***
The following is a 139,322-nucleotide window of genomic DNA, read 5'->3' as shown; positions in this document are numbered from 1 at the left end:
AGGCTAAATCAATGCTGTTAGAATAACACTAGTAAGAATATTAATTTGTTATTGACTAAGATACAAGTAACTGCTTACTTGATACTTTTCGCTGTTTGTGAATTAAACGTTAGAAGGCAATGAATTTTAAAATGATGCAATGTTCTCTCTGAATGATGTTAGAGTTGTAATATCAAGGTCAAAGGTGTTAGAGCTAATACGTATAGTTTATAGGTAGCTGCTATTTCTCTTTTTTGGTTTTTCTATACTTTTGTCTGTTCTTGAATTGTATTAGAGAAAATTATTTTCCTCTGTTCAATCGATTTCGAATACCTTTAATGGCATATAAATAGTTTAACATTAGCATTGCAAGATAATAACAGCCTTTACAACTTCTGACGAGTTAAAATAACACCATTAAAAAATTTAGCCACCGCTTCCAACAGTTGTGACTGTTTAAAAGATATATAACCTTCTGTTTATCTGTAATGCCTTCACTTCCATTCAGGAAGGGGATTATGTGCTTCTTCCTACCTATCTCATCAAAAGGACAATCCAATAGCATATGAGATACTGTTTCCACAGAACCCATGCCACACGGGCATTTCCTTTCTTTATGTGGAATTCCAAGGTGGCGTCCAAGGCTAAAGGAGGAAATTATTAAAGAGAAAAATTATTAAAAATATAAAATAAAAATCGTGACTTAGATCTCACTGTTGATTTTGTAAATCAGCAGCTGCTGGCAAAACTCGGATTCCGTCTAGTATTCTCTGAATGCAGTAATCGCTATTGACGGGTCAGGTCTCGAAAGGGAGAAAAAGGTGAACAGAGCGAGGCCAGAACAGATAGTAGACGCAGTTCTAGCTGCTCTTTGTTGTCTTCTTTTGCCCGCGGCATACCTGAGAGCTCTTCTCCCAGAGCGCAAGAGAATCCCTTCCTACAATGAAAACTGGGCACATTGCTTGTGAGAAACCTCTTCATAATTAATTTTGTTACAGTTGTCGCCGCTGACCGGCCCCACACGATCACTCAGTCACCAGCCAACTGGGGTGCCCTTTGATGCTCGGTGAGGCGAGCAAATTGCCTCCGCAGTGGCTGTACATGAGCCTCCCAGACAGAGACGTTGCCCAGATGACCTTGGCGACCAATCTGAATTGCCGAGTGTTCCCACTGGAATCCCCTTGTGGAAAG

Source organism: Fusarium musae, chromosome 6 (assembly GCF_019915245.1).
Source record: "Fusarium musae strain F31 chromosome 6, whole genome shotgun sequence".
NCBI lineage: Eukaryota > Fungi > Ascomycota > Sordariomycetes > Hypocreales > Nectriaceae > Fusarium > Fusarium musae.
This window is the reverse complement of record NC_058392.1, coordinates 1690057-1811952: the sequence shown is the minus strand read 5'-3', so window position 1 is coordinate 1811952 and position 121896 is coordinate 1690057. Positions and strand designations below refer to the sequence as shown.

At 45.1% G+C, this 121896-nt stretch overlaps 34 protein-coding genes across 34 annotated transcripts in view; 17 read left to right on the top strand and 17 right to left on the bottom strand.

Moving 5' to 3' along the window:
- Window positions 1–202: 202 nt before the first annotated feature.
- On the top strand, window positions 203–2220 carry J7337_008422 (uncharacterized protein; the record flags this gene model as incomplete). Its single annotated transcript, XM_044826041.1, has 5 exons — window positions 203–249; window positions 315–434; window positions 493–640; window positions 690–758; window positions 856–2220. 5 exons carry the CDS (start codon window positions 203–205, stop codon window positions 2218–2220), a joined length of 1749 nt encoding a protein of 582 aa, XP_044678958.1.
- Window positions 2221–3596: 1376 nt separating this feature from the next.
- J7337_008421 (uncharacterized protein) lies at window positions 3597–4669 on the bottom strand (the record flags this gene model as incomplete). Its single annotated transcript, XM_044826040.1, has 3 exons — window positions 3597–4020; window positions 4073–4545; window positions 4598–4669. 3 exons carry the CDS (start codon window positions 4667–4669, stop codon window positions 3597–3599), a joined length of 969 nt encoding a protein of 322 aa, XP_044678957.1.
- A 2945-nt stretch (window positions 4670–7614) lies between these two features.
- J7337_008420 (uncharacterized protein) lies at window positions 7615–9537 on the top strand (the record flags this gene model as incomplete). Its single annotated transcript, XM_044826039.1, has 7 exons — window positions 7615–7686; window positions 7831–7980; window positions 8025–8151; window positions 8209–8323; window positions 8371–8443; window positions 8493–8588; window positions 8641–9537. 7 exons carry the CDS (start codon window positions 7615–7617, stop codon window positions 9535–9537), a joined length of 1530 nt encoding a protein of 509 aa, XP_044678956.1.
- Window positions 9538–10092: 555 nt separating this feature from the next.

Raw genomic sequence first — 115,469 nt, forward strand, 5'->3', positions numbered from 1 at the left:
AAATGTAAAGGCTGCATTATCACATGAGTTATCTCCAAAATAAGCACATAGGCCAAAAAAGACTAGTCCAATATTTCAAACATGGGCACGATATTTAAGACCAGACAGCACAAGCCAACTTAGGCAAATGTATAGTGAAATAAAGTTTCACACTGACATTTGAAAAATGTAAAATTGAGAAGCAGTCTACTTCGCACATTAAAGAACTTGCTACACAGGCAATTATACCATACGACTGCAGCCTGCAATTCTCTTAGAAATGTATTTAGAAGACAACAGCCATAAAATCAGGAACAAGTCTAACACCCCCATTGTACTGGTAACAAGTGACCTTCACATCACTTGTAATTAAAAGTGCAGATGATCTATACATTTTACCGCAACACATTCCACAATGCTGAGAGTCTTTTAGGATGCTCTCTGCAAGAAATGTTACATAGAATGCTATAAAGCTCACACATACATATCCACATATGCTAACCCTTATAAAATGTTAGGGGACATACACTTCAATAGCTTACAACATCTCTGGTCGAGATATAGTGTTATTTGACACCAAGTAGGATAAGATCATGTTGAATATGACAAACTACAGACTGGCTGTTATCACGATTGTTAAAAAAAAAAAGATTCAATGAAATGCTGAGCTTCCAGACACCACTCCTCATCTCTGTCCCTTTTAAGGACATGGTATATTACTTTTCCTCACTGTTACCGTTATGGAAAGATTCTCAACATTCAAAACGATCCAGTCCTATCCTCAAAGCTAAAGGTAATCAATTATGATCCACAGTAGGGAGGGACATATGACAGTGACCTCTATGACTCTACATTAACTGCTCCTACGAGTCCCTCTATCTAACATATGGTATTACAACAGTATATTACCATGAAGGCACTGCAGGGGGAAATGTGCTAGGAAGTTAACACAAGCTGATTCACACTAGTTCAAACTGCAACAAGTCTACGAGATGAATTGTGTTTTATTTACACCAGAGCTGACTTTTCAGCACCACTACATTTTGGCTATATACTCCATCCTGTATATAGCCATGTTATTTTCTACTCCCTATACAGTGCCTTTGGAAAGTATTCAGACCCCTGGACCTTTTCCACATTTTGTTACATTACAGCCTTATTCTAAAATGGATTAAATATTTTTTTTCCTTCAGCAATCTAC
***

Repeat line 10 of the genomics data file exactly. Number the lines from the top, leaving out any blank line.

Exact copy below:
- On the top strand, window positions 203–2220 carry J7337_008422 (uncharacterized protein; the record flags this gene model as incomplete). Its single annotated transcript, XM_044826041.1, has 5 exons — window positions 203–249; window positions 315–434; window positions 493–640; window positions 690–758; window positions 856–2220. 5 exons carry the CDS (start codon window positions 203–205, stop codon window positions 2218–2220), a joined length of 1749 nt encoding a protein of 582 aa, XP_044678958.1.